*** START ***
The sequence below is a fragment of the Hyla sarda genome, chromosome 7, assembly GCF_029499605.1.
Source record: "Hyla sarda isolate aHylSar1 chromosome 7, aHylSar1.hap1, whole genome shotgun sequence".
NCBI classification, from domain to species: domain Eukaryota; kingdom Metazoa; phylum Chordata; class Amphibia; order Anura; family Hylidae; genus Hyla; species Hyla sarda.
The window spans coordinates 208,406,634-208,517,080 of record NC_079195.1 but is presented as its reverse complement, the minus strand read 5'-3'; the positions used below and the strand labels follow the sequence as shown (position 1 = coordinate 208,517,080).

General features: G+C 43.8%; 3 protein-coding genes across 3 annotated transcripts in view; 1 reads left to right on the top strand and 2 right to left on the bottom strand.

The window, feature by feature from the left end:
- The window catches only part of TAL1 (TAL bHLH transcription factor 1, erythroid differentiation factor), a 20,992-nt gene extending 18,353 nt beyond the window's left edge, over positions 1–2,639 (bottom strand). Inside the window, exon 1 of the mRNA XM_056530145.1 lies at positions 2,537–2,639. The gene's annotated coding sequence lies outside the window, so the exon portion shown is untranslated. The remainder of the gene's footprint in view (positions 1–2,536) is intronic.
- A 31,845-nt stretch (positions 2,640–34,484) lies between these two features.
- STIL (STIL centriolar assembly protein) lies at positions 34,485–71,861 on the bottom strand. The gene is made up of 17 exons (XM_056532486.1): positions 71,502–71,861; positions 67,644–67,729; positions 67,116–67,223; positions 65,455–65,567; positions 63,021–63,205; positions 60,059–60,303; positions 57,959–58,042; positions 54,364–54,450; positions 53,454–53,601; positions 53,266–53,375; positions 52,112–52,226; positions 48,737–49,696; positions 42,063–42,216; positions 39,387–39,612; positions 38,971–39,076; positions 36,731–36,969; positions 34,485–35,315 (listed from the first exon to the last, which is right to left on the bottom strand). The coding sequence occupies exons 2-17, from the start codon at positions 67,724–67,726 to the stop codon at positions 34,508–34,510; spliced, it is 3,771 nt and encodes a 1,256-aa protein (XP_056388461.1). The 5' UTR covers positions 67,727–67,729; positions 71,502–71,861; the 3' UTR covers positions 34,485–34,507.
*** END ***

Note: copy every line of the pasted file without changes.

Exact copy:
The sequence below is a fragment of the Hyla sarda genome, chromosome 7, assembly GCF_029499605.1.
Source record: "Hyla sarda isolate aHylSar1 chromosome 7, aHylSar1.hap1, whole genome shotgun sequence".
NCBI classification, from domain to species: domain Eukaryota; kingdom Metazoa; phylum Chordata; class Amphibia; order Anura; family Hylidae; genus Hyla; species Hyla sarda.
The window spans coordinates 208,406,634-208,517,080 of record NC_079195.1 but is presented as its reverse complement, the minus strand read 5'-3'; the positions used below and the strand labels follow the sequence as shown (position 1 = coordinate 208,517,080).

General features: G+C 43.8%; 3 protein-coding genes across 3 annotated transcripts in view; 1 reads left to right on the top strand and 2 right to left on the bottom strand.

The window, feature by feature from the left end:
- The window catches only part of TAL1 (TAL bHLH transcription factor 1, erythroid differentiation factor), a 20,992-nt gene extending 18,353 nt beyond the window's left edge, over positions 1–2,639 (bottom strand). Inside the window, exon 1 of the mRNA XM_056530145.1 lies at positions 2,537–2,639. The gene's annotated coding sequence lies outside the window, so the exon portion shown is untranslated. The remainder of the gene's footprint in view (positions 1–2,536) is intronic.
- A 31,845-nt stretch (positions 2,640–34,484) lies between these two features.
- STIL (STIL centriolar assembly protein) lies at positions 34,485–71,861 on the bottom strand. The gene is made up of 17 exons (XM_056532486.1): positions 71,502–71,861; positions 67,644–67,729; positions 67,116–67,223; positions 65,455–65,567; positions 63,021–63,205; positions 60,059–60,303; positions 57,959–58,042; positions 54,364–54,450; positions 53,454–53,601; positions 53,266–53,375; positions 52,112–52,226; positions 48,737–49,696; positions 42,063–42,216; positions 39,387–39,612; positions 38,971–39,076; positions 36,731–36,969; positions 34,485–35,315 (listed from the first exon to the last, which is right to left on the bottom strand). The coding sequence occupies exons 2-17, from the start codon at positions 67,724–67,726 to the stop codon at positions 34,508–34,510; spliced, it is 3,771 nt and encodes a 1,256-aa protein (XP_056388461.1). The 5' UTR covers positions 67,727–67,729; positions 71,502–71,861; the 3' UTR covers positions 34,485–34,507.